1. Good Morning Ladies All () - Jeff Warner

A rare shanty - Sharp knew of no versions of this shanty other than Short’s, and Terry published a shanty with the same title, but a different scansion and structure. This leaves John Short’s version pretty much as a stand-alone. 

  1. Knock A Man Down () - Sam Lee

More widely known nowadays in the Blow the Man Down version, John Short’s ‘Knock’ betrays this as another early version. The shanty possibly originated in an old Negro song Knock A Man Down but collectors comment on six different sets of words (storylines) – John Short’s is none of these! 

  1. Shanadore (Shenandoah) () - Barbara Brown & Keith Kendrick

Everyone knows Shenandoah – sung freely so you couldn’t do any kind of a job to it at all – despite its being invariably cited as a capstan or windlass shanty. This beautiful (and irregular) version works perfectly and rhythmically as it should for capstan work. Short’s text seems to be half way between the commonly sung bowdlerized text and the later ‘dirty’ version that borrow verses from Sally Brown.

  1. A-roving () - Jim Mageean

A widespread and popular shanty – often sung with a bowdlerized text. Short’s version is possibly the oldest of the versions of what is possibly the oldest capstan shanty.

  1. Times Are Hard and Wages Low (Leave Her Johnny, Leave Her) () - Jeff Warner

Usually sung during the final spell at the pumps with the shantyman seizing the opportunity to express the crew’s dissatisfaction with the ship they were about to leave. Short’s verses are not the most vicious or critical that have been recorded. Across The Western Ocean, is arguably the oldest form of this shanty proper.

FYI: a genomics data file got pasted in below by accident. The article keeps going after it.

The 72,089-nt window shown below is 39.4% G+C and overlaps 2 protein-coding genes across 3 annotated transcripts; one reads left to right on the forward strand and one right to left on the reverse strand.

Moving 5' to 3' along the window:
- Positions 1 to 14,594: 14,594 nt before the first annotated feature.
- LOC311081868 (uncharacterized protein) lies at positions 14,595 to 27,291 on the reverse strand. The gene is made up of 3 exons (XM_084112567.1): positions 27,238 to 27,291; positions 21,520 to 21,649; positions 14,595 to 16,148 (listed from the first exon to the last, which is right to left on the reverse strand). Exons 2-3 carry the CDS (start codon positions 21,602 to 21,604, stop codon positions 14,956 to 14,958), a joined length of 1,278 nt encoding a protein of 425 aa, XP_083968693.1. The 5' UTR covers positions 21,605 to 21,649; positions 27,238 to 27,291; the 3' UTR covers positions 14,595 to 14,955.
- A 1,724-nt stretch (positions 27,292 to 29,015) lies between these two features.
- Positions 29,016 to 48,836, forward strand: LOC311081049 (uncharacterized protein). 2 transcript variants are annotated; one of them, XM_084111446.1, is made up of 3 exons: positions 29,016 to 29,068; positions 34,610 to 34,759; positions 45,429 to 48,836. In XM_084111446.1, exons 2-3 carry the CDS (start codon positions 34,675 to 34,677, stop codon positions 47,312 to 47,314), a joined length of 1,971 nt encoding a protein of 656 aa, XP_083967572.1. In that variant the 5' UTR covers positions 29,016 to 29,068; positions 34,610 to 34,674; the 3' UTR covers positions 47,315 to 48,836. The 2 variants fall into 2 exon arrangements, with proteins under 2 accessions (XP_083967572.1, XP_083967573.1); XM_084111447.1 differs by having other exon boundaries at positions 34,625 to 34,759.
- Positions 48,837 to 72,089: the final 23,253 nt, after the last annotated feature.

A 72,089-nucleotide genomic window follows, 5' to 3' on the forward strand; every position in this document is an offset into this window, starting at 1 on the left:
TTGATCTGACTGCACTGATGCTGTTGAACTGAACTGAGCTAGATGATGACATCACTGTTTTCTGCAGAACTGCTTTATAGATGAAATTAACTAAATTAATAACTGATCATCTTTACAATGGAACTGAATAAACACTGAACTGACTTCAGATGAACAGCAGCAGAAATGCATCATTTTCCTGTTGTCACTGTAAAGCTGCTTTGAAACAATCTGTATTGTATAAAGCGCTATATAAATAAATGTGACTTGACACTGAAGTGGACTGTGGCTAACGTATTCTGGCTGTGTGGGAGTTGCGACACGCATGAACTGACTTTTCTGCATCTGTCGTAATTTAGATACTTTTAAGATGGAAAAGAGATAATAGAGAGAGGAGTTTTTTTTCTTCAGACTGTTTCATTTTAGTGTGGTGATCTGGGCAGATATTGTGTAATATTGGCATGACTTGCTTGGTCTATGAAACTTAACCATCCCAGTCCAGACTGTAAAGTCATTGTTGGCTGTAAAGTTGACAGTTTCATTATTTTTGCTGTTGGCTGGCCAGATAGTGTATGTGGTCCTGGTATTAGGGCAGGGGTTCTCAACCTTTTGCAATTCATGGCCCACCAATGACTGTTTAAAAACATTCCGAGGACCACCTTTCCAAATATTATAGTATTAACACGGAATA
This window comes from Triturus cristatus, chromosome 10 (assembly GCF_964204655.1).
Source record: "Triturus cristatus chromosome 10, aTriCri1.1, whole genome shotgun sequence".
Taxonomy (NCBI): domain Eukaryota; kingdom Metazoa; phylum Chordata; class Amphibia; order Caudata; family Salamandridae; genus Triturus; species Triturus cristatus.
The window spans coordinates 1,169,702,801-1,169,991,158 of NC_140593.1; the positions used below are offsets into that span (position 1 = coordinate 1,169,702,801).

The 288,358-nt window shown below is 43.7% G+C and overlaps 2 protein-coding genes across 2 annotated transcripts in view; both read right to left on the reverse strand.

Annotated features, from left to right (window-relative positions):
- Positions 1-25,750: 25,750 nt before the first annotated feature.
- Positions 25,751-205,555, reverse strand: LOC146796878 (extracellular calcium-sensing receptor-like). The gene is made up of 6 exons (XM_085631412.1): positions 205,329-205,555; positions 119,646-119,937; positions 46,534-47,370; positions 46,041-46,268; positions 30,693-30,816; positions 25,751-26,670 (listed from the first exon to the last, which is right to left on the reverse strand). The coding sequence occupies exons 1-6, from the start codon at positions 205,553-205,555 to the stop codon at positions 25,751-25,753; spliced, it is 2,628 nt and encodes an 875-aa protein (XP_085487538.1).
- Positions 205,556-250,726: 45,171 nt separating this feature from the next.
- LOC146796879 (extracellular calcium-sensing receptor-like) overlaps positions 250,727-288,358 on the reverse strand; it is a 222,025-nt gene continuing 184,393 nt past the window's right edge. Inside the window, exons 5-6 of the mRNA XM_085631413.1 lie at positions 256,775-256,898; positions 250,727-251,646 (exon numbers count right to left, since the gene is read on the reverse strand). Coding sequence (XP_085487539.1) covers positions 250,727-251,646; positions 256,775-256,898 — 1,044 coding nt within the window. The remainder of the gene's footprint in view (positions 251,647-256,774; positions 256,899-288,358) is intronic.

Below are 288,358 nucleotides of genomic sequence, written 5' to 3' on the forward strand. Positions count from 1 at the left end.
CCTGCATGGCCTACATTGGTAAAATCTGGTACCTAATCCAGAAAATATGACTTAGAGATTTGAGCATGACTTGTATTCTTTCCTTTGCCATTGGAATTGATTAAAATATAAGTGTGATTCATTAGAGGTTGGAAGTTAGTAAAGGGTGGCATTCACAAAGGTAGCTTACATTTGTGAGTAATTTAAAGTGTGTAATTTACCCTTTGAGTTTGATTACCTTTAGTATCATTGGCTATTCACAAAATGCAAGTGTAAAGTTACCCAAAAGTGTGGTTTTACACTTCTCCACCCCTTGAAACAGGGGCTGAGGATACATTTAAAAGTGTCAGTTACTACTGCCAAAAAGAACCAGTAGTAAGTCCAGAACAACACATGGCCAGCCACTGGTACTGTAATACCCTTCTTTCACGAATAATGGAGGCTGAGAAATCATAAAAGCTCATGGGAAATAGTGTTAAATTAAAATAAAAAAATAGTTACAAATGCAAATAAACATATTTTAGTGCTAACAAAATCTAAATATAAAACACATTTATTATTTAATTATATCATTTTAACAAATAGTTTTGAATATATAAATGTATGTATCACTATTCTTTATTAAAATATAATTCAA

1. I Wish I Was With Nancy () - Tom Brown

A straight shantyman’s parody of the American Civil War anthem I Wish I was in Dixie. Short’s words parody the original in the chorus and second verse. We admit to going over the top with this one – letting not only the song’s roots show but some of the other routes the tune has taken!

  1. One More Day () - Keith Kendrick

This shanty belongs just before the end of a voyage but it is cited for widely different tasks: capstan, halliards, pumps, or windlass. Sharp noted: “Mr. Short told me he always used this as a capstan or windlass-chantey.” This early version has no grand chorus.

BONUS TRACK: Sweet Nightingale () Sam Lee & Jackie Oates

Not a shanty, of course – but a favourite folk-song of John Short’s – he told Cecil Sharp: “I often used to sing it on board ship.” It was the only non-shanty that Sharp collected from John Short, and John was still singing it when he was guest of the Watchet Court Leet, at the age of 92, and “entertained the company with shanties and Sweet Nightingale.” Once again, just that little bit different to the more widely known version.  We include it here as a ‘bonus track’ – apart from the shanties, but there for the sake of completeness.